Imagine being able to put your entire DVD collection on a single disc. And not just your collection, but also that of your family, friends and neighbours … the contents, in fact, of as many as 200,000 DVDs.
It sounds a stretch of imagination, but this is the aim of Professor Min Gu and his team at Swinburne University of Technology’s Centre for Micro-Photonics.
They are three years into a five year project that is looking at how nanotechnology – particularly the use of nanoscopic particles – can be used to exponentially increase the amount of information contained on a single disc.
Their ultimate aim is to be able to include as much as a petabyte (PB) – 1015 or one quadrillion bytes – of data on a single disc, an amount 20,000 times greater than the amount of data currently able to be stored on a Blu-ray Disc, which is a high-density optical disc format. “The idea is to incorporate nanostructured material and to increase the data capacity without necessarily increasing the size of the CD or DVD disc,” says Professor Gu, who is director of the Centre for Micro-Photonics and leading the $1 million project.
Funded by a grant from the Australian Research Council, the project aims to create these ‘next generation’ discs using a number of different techniques, the first of which involves dramatically expanding the number of layers in which data can be stored.
Dr James Chon, a senior lecturer at the centre and one of the researchers involved in the project, explains that while a typical CD is about 1.2 millimetres thick, the information recorded on it using what is now standard technology takes up less than a micron – one thousandth of a millimetre – of the CD’s thickness.
“So in other words you have only used 0.1 per cent of the volume and 99.9 per cent is wasted,” he says. “You can stack up multilayers to increase (the amount) of data.” While DVD technology already uses this technique – double-sided DVDs can have up to four layers – Professor Gu and his team have already experimentally demonstrated that they can increase storage capacity up to 52 layers.
“But these are just proof-of-principle experiments,” Dr Chon says. “If we wanted to, we could go up to 200 and 300 layers.” Alongside the use of layering techniques, the project is also exploring how nanotechnology can enable data to be stored in two further ‘dimensions’ in addition to the three spatial dimensions already used.
The first is the spectral – or color – dimension. While CDs and DVDs are currently recorded in a single-colour wavelength using a laser, the project is examining how, thanks to the fact that nanoparticles react to light according to their shape, differently shaped nanoparticles can be inserted onto a disc to allow information to be recorded in a range of different colour wavelengths on the same physical disc location.
The second of the additional ‘dimensions’ can be created using polarisation. This uses the electric field that is present in the light waves being employed to write information on a disc. When the light waves are projected onto the disc, the direction of the electric field contained within them will align particular nanoparticles and allow data to be stored on them. Altering the direction of the incoming light wave, and the electric field within, different nanoparticles will be aligned and so allow more data to be stored.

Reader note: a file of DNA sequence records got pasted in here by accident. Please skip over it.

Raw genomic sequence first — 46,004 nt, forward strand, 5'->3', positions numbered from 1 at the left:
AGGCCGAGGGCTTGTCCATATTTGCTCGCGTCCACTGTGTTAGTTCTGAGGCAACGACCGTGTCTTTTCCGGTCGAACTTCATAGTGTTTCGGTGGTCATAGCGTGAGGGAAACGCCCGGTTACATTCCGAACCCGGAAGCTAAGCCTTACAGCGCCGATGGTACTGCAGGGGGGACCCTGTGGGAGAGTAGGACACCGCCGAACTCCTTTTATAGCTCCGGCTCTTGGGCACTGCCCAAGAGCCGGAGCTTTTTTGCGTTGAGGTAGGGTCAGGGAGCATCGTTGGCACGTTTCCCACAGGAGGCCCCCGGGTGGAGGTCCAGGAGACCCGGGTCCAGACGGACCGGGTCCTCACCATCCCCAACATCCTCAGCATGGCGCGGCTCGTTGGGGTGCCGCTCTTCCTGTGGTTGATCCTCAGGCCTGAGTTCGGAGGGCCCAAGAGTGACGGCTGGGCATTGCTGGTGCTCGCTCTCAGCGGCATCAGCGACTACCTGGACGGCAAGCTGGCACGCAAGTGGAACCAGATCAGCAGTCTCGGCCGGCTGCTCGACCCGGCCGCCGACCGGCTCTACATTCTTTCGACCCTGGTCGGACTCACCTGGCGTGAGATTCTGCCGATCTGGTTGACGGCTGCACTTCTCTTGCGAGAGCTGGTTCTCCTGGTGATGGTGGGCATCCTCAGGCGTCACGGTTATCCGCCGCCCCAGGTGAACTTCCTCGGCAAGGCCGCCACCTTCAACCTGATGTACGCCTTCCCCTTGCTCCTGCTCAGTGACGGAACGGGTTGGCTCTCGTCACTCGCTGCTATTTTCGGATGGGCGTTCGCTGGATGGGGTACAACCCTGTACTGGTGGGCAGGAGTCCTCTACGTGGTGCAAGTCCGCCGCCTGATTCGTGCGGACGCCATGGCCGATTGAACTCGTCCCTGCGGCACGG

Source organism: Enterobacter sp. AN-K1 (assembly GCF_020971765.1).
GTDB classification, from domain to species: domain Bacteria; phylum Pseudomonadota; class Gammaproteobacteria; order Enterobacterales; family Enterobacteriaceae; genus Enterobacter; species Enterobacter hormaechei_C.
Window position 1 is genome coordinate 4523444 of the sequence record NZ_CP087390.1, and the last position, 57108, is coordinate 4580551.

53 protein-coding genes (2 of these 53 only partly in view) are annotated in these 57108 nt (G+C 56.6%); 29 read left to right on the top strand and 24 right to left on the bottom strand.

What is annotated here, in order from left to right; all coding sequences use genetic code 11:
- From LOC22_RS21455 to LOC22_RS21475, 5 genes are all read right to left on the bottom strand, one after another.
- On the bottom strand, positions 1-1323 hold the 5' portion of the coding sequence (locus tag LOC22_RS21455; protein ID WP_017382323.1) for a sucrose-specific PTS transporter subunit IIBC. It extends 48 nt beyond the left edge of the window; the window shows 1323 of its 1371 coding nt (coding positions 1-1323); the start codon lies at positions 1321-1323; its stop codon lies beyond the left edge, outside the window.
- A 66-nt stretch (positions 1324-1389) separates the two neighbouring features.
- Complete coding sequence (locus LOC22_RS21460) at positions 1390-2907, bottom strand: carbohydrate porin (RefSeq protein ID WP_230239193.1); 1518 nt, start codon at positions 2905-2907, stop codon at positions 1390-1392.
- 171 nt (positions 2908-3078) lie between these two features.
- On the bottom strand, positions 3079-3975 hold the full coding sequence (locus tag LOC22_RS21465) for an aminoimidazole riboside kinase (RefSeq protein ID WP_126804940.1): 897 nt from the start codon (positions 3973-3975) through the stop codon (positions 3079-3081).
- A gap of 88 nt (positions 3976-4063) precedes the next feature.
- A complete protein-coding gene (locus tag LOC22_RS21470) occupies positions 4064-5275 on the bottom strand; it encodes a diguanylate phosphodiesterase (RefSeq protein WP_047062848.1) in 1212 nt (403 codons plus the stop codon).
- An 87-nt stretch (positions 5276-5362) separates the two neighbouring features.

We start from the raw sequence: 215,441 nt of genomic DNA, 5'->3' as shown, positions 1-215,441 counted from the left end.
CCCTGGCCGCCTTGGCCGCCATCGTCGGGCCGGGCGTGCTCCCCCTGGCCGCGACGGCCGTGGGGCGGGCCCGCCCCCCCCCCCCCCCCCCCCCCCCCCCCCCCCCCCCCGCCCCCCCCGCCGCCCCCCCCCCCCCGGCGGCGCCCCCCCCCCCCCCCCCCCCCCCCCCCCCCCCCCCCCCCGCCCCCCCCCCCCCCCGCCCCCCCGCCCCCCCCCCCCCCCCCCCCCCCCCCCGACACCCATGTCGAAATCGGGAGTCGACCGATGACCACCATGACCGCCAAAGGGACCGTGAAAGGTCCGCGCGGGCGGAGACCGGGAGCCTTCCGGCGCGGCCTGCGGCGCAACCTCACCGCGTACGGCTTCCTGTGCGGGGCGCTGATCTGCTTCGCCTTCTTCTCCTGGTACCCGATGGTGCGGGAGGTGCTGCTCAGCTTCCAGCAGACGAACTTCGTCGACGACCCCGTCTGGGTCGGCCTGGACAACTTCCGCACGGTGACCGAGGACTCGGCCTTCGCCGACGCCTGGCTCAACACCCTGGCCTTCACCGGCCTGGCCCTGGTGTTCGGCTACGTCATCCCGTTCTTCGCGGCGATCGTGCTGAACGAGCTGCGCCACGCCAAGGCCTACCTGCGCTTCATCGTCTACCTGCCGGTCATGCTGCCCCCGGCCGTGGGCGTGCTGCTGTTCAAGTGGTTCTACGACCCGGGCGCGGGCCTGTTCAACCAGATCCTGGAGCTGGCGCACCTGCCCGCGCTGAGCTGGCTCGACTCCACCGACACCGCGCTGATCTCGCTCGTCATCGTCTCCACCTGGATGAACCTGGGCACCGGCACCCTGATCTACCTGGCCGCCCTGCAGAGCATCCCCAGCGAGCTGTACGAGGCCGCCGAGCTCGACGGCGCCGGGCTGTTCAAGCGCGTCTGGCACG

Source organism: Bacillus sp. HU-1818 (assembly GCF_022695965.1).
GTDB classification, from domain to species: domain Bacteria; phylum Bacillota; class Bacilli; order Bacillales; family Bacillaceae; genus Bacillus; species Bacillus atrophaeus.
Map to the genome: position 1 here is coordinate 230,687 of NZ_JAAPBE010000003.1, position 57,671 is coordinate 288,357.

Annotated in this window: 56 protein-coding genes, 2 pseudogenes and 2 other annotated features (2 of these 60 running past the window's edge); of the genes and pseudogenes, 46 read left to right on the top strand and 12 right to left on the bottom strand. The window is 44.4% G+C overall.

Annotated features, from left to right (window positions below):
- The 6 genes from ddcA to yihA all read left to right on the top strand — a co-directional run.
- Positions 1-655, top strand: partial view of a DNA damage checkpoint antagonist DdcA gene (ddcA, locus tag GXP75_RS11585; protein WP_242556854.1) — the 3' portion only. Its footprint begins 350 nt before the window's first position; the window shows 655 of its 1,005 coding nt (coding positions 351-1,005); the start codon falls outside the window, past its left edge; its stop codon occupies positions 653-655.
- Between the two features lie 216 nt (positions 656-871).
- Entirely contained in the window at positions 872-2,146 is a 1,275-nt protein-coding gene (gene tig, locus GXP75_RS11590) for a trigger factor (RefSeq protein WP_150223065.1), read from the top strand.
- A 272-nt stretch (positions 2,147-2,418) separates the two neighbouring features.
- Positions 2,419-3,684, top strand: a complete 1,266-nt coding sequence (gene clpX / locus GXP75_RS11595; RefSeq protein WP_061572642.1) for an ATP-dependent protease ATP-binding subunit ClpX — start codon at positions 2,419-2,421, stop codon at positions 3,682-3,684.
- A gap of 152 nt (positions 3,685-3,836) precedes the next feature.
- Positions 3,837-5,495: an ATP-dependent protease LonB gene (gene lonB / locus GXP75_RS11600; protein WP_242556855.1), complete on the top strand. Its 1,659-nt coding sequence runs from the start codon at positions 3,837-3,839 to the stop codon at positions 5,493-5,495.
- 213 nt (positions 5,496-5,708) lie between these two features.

“That polarisation can be rotated 360 degrees,” explains Dr Chon. “So, for example, if you were to record at zero degree polarisation, you could also, on top of that, record another layer of information at 90 degrees polarisation and they will not interfere with each other."
While specially manufactured spherical semi-conductor nanoparticles can be used to record in the three spatial dimensions, plus the spectral dimension, to provide the added ability to store data in a fifth dimension, metallic nanorods – which measure up to 60 nanometres (a millionth of a millimetre) – are also being used, thanks to their sensitivity to polarisation.
Although many issues, such as the speed at which the discs can be written on, are yet to be resolved, the researchers – who have already signed an agreement with electronics manufacturer Samsung – say the discs would have immediate applications in a range of fields and could be in commercial use within 10 years.
Professor Richard Evans, a senior principal research scientist at CSIRO’s Molecular and Health Technologies Division and an adjunct professor at the Centre for Micro-Photonics, says that as well as being a great means of storing extremely large medical files, such as MRI scans, such storage capacity would also prove a boon in the financial world as well as within military and security arenas.
Professor Evans, who has provided components for some of the specially manufactured nanoparticles for the project, says there is also great potential for the technology within homes, particularly given the growing trend for people to make digital records of so much of their lives. “People are becoming digital ‘completists’ in their lives,” he says. “They want to document basically everything … and people will make use of whatever data space you
A story provided by Swinburne Magazine. This article is under copyright; permission must be sought from Swinburne Magazine to reproduce it.